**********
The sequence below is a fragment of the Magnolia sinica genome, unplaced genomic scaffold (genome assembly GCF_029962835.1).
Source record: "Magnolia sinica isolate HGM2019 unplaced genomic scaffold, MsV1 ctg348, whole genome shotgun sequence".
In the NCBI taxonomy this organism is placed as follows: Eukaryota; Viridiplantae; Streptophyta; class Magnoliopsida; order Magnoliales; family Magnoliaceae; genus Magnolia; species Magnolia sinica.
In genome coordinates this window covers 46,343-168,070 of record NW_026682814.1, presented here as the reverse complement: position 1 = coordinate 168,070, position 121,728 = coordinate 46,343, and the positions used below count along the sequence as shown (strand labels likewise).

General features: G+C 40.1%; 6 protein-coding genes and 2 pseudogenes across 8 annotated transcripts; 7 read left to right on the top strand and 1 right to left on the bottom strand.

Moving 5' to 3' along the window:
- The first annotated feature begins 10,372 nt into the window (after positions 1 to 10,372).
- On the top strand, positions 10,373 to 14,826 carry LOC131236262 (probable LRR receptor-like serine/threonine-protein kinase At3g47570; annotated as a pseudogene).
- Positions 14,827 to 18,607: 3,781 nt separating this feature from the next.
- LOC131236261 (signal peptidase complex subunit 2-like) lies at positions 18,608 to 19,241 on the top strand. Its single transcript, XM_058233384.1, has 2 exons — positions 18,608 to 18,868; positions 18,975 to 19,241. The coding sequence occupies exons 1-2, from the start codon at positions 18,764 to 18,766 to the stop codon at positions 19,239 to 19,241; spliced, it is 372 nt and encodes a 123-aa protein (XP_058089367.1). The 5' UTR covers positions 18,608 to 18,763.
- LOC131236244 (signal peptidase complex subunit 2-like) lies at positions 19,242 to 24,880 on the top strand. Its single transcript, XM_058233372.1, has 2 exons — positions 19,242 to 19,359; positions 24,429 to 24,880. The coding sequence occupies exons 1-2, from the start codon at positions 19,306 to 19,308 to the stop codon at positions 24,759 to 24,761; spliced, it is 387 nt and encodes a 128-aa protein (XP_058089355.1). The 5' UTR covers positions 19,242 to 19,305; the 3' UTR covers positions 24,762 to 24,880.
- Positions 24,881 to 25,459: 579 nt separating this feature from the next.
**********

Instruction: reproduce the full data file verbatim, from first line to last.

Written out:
The sequence below is a fragment of the Magnolia sinica genome, unplaced genomic scaffold (genome assembly GCF_029962835.1).
Source record: "Magnolia sinica isolate HGM2019 unplaced genomic scaffold, MsV1 ctg348, whole genome shotgun sequence".
In the NCBI taxonomy this organism is placed as follows: Eukaryota; Viridiplantae; Streptophyta; class Magnoliopsida; order Magnoliales; family Magnoliaceae; genus Magnolia; species Magnolia sinica.
In genome coordinates this window covers 46,343-168,070 of record NW_026682814.1, presented here as the reverse complement: position 1 = coordinate 168,070, position 121,728 = coordinate 46,343, and the positions used below count along the sequence as shown (strand labels likewise).

General features: G+C 40.1%; 6 protein-coding genes and 2 pseudogenes across 8 annotated transcripts; 7 read left to right on the top strand and 1 right to left on the bottom strand.

Moving 5' to 3' along the window:
- The first annotated feature begins 10,372 nt into the window (after positions 1 to 10,372).
- On the top strand, positions 10,373 to 14,826 carry LOC131236262 (probable LRR receptor-like serine/threonine-protein kinase At3g47570; annotated as a pseudogene).
- Positions 14,827 to 18,607: 3,781 nt separating this feature from the next.
- LOC131236261 (signal peptidase complex subunit 2-like) lies at positions 18,608 to 19,241 on the top strand. Its single transcript, XM_058233384.1, has 2 exons — positions 18,608 to 18,868; positions 18,975 to 19,241. The coding sequence occupies exons 1-2, from the start codon at positions 18,764 to 18,766 to the stop codon at positions 19,239 to 19,241; spliced, it is 372 nt and encodes a 123-aa protein (XP_058089367.1). The 5' UTR covers positions 18,608 to 18,763.
- LOC131236244 (signal peptidase complex subunit 2-like) lies at positions 19,242 to 24,880 on the top strand. Its single transcript, XM_058233372.1, has 2 exons — positions 19,242 to 19,359; positions 24,429 to 24,880. The coding sequence occupies exons 1-2, from the start codon at positions 19,306 to 19,308 to the stop codon at positions 24,759 to 24,761; spliced, it is 387 nt and encodes a 128-aa protein (XP_058089355.1). The 5' UTR covers positions 19,242 to 19,305; the 3' UTR covers positions 24,762 to 24,880.
- Positions 24,881 to 25,459: 579 nt separating this feature from the next.